Editorial: Cutting the golden thread

Rape is a serious crime. It occurs far too often. It is frequently devastating upon its victims and can leave mental scars that last a lifetime. Despite this, it often goes unreported, and even then seldom results in a successful prosecution. To the victim, an investigation and trial can seem more of a violation than the original crime.

It is therefore right that society - and those who make the rules which govern it - should try to stamp out the crime, and find means to improve the way the justice system handles cases.

This is the entirely laudable motive behind Labour's new justice policy: Shifting the burden of proof on the issue of consent to the defendant.

It is certainly a dramatic idea. Rather breathtaking, in fact. In effect, Labour's policy is that if you have sex it was rape unless you can prove it wasn't.

Except in rare circumstances where consent can be proven. perhaps through a secret videotape - though this is also illegal - conviction will be almost automatic on the word of the accuser. All a woman (or man) needs to do is say that a sexual encounter was rape, and bang!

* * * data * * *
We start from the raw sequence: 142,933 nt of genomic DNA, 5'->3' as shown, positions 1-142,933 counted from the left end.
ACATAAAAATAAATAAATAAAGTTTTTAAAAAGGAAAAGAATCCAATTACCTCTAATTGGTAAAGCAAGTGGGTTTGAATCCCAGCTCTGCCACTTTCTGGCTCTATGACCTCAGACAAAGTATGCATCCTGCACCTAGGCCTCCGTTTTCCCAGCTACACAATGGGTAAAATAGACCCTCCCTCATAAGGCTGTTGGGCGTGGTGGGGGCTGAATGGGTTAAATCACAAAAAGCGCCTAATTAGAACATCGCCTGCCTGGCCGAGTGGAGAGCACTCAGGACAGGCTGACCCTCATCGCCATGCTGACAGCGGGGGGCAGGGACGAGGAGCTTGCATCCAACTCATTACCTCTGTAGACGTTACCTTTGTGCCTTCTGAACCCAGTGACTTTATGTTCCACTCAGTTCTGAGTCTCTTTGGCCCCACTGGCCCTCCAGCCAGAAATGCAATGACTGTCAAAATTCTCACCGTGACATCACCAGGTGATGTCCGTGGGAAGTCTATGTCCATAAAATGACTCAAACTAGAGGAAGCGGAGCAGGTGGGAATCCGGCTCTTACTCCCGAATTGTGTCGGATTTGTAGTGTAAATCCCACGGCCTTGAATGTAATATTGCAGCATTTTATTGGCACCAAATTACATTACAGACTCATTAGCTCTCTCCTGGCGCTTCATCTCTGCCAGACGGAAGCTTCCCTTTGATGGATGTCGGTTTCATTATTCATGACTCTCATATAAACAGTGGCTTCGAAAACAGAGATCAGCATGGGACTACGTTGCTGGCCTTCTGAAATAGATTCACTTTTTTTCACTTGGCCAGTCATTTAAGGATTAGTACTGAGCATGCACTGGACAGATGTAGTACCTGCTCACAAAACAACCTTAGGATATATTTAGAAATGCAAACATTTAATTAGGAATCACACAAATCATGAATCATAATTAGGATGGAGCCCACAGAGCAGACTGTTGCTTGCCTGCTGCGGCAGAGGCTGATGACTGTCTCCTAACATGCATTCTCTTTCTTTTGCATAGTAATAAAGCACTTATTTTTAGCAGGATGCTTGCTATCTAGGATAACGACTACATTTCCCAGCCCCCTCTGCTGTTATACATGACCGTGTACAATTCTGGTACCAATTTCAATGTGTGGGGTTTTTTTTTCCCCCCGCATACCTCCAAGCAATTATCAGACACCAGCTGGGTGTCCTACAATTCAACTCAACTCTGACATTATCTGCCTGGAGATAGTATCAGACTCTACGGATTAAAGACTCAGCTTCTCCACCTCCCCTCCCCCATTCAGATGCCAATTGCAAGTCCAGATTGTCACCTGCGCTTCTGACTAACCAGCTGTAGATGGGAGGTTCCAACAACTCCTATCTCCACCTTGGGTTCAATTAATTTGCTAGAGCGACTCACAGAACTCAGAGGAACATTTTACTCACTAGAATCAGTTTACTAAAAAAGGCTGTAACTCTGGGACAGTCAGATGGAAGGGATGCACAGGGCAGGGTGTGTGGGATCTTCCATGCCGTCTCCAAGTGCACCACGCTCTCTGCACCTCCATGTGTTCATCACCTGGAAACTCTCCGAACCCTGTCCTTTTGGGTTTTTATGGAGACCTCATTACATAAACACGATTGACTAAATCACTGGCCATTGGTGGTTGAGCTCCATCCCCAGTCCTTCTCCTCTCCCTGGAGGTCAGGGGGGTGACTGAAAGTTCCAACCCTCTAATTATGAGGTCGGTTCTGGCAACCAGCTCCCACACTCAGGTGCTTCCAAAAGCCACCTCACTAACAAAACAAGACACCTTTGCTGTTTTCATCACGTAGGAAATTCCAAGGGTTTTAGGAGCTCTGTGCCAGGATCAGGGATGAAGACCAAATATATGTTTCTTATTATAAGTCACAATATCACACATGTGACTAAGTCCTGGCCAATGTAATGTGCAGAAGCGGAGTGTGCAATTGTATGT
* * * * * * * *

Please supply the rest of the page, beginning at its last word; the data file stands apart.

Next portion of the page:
What Labour's justice spokesman Andrew Little is promising is guilt by accusation, and an end to the ancient principle of presumption of innocence. And ancient it is, predating even the Magna Carta. It was described by Lord Sankey in 1935 as the "golden thread" running through English law. It is also a key part of the United Nations' Universal Declaration of Human Rights.

The casual abandonment of this principle is downright scary. Every person who has sex, even with their spouse, would be able to have their partner jailed at a word.

Little - the man who would be Labour's minister of Justice - has dismissed criticism, saying "there is no evidence [of] a propensity to lay false complaints".

Most claims of rape are genuine, even if not all can be proven. But false accusations are real, too, at a rate estimated by experts at between 2 and 8 per cent. Who knows how many more such complaints would be made if the law were changed as Little desires?

Labour should think again about this one.

The Southland Times